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Psychol Rev. 2004 Oct;111(4):864-79.

On Common Ground: Jost's (1897) law of forgetting and Ribot's (1881) law of retrograde amnesia.

Author information

1
Department of Psychology, University of California, San Diego, La Jolla, CA 92093-0109, USA. jwixted@ucsd.edu.

Abstract

T. Ribot's (1881) law of retrograde amnesia states that brain damage impairs recently formed memories to a greater extent than older memories, which is generally taken to imply that memories need time to consolidate. A. Jost's (1897) law of forgetting states that if 2 memories are of the same strength but different ages, the older will decay more slowly than the younger. The main theoretical implication of this venerable law has never been worked out, but it may be the same as that implied by Ribot's law. A consolidation interpretation of Jost's law implies an interference theory of forgetting that is altogether different from the cue-overload view that has dominated thinking in the field of psychology for decades.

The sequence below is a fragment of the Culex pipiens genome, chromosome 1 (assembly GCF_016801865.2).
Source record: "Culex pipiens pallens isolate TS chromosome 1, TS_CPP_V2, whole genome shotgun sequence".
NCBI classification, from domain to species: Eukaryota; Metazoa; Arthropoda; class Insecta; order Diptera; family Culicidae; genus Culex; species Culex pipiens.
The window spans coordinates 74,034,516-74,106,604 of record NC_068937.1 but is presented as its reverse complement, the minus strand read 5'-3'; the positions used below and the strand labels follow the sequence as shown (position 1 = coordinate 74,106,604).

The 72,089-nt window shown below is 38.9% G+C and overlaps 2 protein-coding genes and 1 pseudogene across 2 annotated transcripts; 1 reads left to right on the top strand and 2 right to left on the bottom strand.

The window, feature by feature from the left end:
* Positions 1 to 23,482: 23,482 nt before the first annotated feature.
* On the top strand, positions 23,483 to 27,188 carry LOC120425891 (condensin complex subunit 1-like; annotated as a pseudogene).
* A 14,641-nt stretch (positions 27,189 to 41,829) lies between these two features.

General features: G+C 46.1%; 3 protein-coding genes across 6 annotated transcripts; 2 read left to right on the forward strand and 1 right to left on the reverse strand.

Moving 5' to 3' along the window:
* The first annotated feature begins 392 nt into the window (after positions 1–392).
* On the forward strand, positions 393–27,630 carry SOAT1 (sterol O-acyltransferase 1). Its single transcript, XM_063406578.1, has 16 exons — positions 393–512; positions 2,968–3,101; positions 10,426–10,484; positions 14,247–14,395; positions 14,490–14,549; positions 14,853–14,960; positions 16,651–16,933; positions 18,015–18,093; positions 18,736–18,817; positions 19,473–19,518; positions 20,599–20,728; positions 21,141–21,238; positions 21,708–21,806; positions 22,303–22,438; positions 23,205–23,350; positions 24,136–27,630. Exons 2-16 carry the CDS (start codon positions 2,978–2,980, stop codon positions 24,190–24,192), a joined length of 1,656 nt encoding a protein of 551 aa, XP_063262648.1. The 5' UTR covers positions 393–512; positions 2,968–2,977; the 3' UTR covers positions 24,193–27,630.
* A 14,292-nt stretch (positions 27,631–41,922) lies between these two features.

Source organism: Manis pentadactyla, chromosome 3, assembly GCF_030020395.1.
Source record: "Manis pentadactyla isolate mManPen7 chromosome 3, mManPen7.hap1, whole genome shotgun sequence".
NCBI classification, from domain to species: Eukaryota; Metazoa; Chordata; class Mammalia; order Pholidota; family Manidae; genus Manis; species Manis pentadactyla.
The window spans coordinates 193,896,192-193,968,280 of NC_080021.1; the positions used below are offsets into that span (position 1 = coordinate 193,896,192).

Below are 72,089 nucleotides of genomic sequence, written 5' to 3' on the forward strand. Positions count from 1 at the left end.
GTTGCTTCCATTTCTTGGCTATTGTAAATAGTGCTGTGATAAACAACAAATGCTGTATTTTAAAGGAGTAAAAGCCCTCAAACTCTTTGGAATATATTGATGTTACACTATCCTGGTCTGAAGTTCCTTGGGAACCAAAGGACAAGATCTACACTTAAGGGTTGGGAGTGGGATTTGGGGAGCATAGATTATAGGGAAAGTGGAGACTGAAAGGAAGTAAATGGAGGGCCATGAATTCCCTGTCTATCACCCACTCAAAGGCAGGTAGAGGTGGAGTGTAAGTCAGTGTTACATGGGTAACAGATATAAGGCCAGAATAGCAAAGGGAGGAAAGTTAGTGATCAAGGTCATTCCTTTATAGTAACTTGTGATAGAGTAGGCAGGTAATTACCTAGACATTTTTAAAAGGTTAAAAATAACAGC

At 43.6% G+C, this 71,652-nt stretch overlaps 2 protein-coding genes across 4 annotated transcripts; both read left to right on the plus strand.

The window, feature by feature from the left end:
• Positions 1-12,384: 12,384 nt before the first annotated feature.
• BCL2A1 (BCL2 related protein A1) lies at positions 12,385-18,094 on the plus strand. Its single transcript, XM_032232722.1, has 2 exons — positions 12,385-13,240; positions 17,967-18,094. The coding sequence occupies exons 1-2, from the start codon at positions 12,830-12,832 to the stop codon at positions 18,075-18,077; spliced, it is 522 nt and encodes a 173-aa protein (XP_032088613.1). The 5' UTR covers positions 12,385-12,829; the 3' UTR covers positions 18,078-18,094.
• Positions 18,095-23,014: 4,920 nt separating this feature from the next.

PMID:
15482065
DOI:
10.1037/0033-295X.111.4.864
[Indexed for MEDLINE]

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